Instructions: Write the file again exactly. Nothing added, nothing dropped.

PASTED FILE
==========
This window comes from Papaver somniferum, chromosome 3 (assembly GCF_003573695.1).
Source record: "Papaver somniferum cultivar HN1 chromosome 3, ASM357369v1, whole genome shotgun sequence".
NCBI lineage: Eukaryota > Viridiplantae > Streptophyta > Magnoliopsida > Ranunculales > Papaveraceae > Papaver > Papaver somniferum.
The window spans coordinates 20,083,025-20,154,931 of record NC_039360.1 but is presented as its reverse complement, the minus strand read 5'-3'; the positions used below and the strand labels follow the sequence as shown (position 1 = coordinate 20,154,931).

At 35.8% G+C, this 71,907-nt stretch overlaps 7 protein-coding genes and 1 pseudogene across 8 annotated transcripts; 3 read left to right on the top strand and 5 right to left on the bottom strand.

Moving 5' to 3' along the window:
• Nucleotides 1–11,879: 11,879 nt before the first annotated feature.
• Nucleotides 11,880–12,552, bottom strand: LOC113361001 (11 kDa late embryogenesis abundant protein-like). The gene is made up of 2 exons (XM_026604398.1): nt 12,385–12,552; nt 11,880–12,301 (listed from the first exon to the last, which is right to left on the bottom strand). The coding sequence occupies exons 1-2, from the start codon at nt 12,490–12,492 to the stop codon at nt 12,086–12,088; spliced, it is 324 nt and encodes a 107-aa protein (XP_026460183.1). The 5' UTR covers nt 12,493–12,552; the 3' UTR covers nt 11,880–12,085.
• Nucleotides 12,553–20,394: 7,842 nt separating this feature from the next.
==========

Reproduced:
This window comes from Papaver somniferum, chromosome 3 (assembly GCF_003573695.1).
Source record: "Papaver somniferum cultivar HN1 chromosome 3, ASM357369v1, whole genome shotgun sequence".
NCBI lineage: Eukaryota > Viridiplantae > Streptophyta > Magnoliopsida > Ranunculales > Papaveraceae > Papaver > Papaver somniferum.
The window spans coordinates 20,083,025-20,154,931 of record NC_039360.1 but is presented as its reverse complement, the minus strand read 5'-3'; the positions used below and the strand labels follow the sequence as shown (position 1 = coordinate 20,154,931).

At 35.8% G+C, this 71,907-nt stretch overlaps 7 protein-coding genes and 1 pseudogene across 8 annotated transcripts; 3 read left to right on the top strand and 5 right to left on the bottom strand.

Moving 5' to 3' along the window:
• Nucleotides 1–11,879: 11,879 nt before the first annotated feature.
• Nucleotides 11,880–12,552, bottom strand: LOC113361001 (11 kDa late embryogenesis abundant protein-like). The gene is made up of 2 exons (XM_026604398.1): nt 12,385–12,552; nt 11,880–12,301 (listed from the first exon to the last, which is right to left on the bottom strand). The coding sequence occupies exons 1-2, from the start codon at nt 12,490–12,492 to the stop codon at nt 12,086–12,088; spliced, it is 324 nt and encodes a 107-aa protein (XP_026460183.1). The 5' UTR covers nt 12,493–12,552; the 3' UTR covers nt 11,880–12,085.
• Nucleotides 12,553–20,394: 7,842 nt separating this feature from the next.